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Dog disappearances increase in Fulton

Dog disappearances increase in Fulton

November 19th, 2017 by Helen Wilbers in Local News
Fulton resident Karen Fox suspects her German shepherd, Jake, was stolen Thursday.

Keep a close eye on your pooch, warned Sandy Corbet of the Callaway County Humane Society.

She said Callaway residents are reporting high numbers of disappearing purebred dogs, especially pit bulls and German shepherds.

Karen Fox, of Fulton, is one of the worried pet owners. Her German shepherd, Jake, went missing Thursday evening from her house on Windy Meadows Lane off Route F.

"He was only outside for like 10 or 15 minutes," Fox said Friday.

Three-year-old Jake was let out into the unfenced yard to use the bathroom, as usual, Fox said.

"He very seldom leaves the yard, and when he does, he just goes across the gravel road, goes to the bathroom in the weeds and comes back," Fox said. "He'll visit the cat, go potty and then come lie in front of the door."

She added Jake is very protective and stays nearby to guard the house.

When Fox opened the door to let Jake back inside, he was nowhere to be found. She's searched the neighborhood and said neighbors have seen neither hide nor hair of the dog. Fox said she suspects Jake was stolen and reported the incident to the Callaway County Sheriff's Office.

"He doesn't like strangers, so it either has to be somebody he knew or someone had to tranquilize him," she said.

Fox described Jake as a long-haired shepherd wearing a blue collar with tags. He is intact and has not been microchipped. Dark freckles on his belly and a bump on his spine could be useful identifying characteristics, Fox said.

While one missing dog could be a fluke, Corbet said there are more. She verified another German shepherd went missing Tuesday from the Route H and J area, and said she's heard of several other disappearances — including pit bulls. This past summer, she said, huskies and coonhounds seemed to be targets.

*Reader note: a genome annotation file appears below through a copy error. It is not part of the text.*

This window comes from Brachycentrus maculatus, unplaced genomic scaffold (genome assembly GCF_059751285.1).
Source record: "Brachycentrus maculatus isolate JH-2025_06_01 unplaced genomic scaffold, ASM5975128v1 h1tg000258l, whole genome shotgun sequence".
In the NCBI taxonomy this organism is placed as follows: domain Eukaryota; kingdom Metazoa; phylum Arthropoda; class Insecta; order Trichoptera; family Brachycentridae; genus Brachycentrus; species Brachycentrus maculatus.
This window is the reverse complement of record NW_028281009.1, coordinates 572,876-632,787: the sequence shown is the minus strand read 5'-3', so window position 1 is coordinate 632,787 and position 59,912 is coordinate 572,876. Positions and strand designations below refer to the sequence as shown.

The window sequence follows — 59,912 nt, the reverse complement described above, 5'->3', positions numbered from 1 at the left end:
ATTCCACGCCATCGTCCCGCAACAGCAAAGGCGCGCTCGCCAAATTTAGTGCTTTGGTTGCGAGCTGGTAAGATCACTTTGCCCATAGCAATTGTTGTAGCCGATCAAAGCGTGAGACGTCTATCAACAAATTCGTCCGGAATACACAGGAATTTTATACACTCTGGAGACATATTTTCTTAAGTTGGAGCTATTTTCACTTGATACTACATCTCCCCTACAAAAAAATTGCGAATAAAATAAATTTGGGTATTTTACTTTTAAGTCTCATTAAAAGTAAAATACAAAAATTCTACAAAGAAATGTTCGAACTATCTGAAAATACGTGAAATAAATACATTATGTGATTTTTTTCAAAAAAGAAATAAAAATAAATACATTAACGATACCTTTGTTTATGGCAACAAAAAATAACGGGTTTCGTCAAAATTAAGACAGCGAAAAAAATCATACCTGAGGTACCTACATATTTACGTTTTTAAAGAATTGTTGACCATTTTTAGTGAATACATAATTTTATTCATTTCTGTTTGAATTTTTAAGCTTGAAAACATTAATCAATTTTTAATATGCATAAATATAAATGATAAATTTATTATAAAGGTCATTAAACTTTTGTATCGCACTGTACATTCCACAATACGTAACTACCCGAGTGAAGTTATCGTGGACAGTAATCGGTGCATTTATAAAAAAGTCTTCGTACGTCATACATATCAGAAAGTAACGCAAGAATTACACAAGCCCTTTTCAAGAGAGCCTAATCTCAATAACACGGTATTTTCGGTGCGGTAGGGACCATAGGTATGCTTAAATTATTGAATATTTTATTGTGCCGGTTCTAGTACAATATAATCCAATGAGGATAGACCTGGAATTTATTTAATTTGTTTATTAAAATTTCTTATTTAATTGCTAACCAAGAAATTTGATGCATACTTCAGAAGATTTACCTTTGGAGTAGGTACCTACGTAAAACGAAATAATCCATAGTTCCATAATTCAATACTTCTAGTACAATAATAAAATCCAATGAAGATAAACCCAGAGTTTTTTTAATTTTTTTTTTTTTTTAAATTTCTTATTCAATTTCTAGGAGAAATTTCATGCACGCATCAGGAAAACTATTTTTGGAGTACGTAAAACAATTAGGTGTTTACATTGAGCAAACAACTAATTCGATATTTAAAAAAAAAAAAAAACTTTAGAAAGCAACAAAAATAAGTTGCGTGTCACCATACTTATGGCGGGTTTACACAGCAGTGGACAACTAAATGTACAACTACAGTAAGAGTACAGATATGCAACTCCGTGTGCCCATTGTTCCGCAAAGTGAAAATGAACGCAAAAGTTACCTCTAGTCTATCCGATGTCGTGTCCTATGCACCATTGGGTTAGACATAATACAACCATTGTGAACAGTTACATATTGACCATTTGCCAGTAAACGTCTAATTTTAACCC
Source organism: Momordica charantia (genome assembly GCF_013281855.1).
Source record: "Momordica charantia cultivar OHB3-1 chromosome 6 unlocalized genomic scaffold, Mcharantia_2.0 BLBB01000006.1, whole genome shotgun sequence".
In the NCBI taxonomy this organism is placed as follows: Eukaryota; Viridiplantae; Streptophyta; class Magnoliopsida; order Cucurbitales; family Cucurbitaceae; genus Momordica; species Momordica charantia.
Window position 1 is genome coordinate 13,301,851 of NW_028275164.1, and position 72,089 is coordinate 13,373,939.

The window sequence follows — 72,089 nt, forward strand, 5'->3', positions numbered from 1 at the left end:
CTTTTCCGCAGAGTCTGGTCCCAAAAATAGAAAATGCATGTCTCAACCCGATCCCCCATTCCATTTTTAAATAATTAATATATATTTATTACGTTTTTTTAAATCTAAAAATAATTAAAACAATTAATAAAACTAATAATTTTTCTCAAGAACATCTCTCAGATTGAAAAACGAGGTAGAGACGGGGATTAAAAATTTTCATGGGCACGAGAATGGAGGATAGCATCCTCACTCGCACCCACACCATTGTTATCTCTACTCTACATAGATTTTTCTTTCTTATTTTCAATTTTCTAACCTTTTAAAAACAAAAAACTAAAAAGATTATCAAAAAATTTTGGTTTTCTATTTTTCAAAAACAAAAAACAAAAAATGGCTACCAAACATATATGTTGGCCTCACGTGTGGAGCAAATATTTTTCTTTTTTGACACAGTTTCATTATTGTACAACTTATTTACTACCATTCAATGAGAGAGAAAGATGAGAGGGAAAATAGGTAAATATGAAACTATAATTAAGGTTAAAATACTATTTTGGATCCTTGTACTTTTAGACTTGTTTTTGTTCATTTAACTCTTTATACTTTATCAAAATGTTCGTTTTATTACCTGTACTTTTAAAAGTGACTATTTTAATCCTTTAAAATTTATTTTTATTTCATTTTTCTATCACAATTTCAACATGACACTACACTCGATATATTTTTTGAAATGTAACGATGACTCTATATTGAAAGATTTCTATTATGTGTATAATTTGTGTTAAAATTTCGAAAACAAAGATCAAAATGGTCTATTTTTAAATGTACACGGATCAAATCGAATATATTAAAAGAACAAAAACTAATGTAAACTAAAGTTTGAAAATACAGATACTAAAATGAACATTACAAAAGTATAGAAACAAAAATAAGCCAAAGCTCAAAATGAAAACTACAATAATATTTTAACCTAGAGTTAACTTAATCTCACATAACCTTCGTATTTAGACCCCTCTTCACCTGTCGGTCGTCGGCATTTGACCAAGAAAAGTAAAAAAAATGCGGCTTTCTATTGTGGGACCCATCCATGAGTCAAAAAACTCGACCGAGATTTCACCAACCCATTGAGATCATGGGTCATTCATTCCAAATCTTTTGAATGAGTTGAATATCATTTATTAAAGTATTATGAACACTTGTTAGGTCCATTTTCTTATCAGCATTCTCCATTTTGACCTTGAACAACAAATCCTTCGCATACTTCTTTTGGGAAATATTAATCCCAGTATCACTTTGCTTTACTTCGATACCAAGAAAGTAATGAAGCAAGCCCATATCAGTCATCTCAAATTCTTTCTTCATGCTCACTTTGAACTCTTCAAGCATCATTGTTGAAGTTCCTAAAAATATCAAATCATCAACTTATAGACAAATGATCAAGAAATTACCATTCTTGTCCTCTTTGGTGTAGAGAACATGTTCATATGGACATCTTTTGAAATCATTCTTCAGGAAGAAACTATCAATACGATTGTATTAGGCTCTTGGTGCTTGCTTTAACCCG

"I can't prove anything," Corbet said. "It could be a coincidence."

However, she suspects thieves are seeking out purebred dogs, swiping them and flipping — or selling — them.

"They're either fighting them or flipping them," Fulton's animal control supervisor Tina Barnes said.

She often hears about an increase in dog thefts in the months before Christmas. This year is no different.

The Sam and Daisy Grabb Animal Shelter has received multiple calls from distressed dog owners asking if their pup has turned up, she said.

"The likelihood of (the thieves) turning them in is very slim," Barnes said.

The American Kennel Club maintains a database of pets reported missing to its Reunite service. From 2014-15, the number of pets reported stolen increased by 30 percent, with German shepherds being the sixth most stolen breed.

Stolen dogs may resurface on Craigslist or Facebook pages where pets are sold.

Fulton Police Chief Steve Myers said while he's aware of the dog-flipping phenomenon, his department hasn't received many reports.

"We've probably had a few of those, but it's been very rare," he said Friday.

Callaway County Sheriff Clay Chism said his office hasn't received a significant influx of stolen dog reports, though he's noticed an increase in Facebook chatter around the topic.

"With lost or stolen dogs, many times we see people post to Facebook group sites instead of making an official report," he said.

He urged anyone who suspects their pet was stolen to report it to law enforcement.

"For us to pursue or follow up on any type of criminal investigation, we need an official report from the victim," Chism added.

AKC suggests keeping your dog from wandering off or being stolen by not leaving it unattended in the yard and always walking it with a leash.

"When you let your dog out, go out with them," Corbet said. "I live out of the county and I have a fenced yard, and I still go out with them."

Additionally, if someone approaches with questions about your dog, AKC recommends not revealing how much the dog costs or where you live.

Corbet emphasized the importance of microchipping dogs. Even if a dog is stolen and successfully sold, she said, there's a chance a vet might check for a microchip during a checkup or before putting a new microchip in.

The Callaway County Humane Society will be microchipping dogs during its Santa Paws event 10 a.m.-1 p.m. Dec. 9 at the John C. Harris Community Building. The minimally invasive, quick procedure costs $25.